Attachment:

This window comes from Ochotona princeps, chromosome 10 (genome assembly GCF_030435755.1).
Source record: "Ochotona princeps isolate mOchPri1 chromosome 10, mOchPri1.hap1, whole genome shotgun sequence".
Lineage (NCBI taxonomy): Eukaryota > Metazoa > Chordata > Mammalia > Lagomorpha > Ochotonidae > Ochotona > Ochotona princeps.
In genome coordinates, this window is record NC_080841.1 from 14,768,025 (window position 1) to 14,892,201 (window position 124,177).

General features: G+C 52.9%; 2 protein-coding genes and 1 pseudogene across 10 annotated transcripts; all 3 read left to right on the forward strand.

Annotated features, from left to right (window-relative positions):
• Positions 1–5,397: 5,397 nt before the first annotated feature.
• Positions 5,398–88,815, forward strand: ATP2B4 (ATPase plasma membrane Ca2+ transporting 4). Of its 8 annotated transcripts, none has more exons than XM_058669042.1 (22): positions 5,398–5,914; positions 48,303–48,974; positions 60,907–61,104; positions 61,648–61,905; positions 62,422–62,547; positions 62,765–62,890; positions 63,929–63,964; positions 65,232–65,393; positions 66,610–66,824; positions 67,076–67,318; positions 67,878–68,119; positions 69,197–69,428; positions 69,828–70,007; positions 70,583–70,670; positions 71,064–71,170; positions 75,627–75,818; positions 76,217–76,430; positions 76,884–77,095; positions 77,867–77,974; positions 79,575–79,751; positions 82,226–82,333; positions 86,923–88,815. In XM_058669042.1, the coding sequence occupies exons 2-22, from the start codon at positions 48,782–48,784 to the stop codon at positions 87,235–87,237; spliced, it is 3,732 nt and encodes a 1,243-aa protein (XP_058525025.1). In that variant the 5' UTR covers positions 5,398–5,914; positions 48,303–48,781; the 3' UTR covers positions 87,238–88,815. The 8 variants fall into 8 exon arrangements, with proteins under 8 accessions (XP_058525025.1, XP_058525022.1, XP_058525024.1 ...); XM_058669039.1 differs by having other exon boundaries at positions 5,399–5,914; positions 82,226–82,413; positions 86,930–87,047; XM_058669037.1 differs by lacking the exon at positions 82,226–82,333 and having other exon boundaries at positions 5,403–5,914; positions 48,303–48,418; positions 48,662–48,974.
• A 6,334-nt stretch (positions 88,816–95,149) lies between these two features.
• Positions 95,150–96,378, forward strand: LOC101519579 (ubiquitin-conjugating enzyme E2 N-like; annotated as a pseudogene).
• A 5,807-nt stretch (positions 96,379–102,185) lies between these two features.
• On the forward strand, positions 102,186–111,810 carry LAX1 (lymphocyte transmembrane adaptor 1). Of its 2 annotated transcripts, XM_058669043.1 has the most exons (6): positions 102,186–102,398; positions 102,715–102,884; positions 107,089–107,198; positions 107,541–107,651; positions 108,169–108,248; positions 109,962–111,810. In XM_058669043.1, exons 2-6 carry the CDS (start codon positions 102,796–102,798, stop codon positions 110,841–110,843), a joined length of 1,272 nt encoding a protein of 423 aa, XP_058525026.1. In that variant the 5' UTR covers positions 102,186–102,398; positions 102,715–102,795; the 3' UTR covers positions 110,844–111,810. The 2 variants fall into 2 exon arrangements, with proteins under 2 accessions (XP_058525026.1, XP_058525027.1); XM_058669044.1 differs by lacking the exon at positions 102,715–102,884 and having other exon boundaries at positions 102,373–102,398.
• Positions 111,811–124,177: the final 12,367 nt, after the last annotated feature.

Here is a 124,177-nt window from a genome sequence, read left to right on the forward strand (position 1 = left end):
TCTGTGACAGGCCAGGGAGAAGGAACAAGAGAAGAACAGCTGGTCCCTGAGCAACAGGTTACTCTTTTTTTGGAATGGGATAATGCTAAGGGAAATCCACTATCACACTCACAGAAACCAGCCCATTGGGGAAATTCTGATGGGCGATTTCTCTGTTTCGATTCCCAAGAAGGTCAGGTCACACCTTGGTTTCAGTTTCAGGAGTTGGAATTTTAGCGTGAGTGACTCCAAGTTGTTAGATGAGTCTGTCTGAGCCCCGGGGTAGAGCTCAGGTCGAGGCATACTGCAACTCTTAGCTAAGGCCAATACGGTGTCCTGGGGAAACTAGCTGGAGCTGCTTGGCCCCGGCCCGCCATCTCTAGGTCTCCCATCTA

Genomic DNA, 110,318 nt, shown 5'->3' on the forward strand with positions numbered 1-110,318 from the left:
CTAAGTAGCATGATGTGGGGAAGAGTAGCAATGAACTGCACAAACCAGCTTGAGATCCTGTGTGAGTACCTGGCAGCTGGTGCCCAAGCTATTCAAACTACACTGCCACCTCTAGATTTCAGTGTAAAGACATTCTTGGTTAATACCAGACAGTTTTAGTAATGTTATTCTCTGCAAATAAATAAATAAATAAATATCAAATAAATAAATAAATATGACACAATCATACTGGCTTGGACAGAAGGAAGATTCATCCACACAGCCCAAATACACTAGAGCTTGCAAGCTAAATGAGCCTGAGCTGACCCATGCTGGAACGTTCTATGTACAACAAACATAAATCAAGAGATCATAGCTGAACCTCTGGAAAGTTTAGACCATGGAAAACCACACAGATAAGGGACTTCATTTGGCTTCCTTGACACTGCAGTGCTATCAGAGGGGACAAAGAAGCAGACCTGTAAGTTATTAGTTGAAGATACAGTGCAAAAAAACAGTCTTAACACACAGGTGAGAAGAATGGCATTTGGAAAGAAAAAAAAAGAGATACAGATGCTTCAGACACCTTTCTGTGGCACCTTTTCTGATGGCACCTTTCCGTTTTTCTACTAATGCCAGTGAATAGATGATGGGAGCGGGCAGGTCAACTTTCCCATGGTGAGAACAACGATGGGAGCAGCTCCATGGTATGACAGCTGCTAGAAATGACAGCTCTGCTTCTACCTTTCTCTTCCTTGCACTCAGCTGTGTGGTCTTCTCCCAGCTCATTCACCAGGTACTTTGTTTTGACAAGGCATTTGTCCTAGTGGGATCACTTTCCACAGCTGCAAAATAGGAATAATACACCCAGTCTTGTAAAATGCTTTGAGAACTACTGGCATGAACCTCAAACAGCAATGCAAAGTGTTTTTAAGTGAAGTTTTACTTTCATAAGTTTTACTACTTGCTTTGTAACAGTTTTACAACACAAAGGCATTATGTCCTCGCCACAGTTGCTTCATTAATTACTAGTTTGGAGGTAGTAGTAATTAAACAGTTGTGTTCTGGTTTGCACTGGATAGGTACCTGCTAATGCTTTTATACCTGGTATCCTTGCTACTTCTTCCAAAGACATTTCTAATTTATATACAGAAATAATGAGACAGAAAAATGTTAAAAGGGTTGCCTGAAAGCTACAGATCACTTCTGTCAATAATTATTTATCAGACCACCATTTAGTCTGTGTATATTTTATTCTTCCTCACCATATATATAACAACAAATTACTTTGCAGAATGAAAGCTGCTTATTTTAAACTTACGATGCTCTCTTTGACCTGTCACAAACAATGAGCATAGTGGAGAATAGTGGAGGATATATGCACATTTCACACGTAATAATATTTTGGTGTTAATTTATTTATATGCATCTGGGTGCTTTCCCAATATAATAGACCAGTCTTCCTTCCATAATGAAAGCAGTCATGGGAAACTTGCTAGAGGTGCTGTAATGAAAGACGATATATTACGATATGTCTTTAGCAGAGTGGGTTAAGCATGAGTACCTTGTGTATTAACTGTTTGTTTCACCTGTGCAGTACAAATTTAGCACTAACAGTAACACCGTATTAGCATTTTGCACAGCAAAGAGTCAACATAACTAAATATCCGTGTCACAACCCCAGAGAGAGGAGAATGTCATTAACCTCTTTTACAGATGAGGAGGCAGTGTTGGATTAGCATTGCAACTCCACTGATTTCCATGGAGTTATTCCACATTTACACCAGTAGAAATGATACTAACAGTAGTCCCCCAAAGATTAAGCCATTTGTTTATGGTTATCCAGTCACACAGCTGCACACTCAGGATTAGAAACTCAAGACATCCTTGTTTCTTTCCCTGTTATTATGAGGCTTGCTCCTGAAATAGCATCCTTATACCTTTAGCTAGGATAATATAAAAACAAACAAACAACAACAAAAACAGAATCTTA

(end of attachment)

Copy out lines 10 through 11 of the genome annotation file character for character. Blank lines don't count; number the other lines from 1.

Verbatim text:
• Positions 95,150–96,378, forward strand: LOC101519579 (ubiquitin-conjugating enzyme E2 N-like; annotated as a pseudogene).
• A 5,807-nt stretch (positions 96,379–102,185) lies between these two features.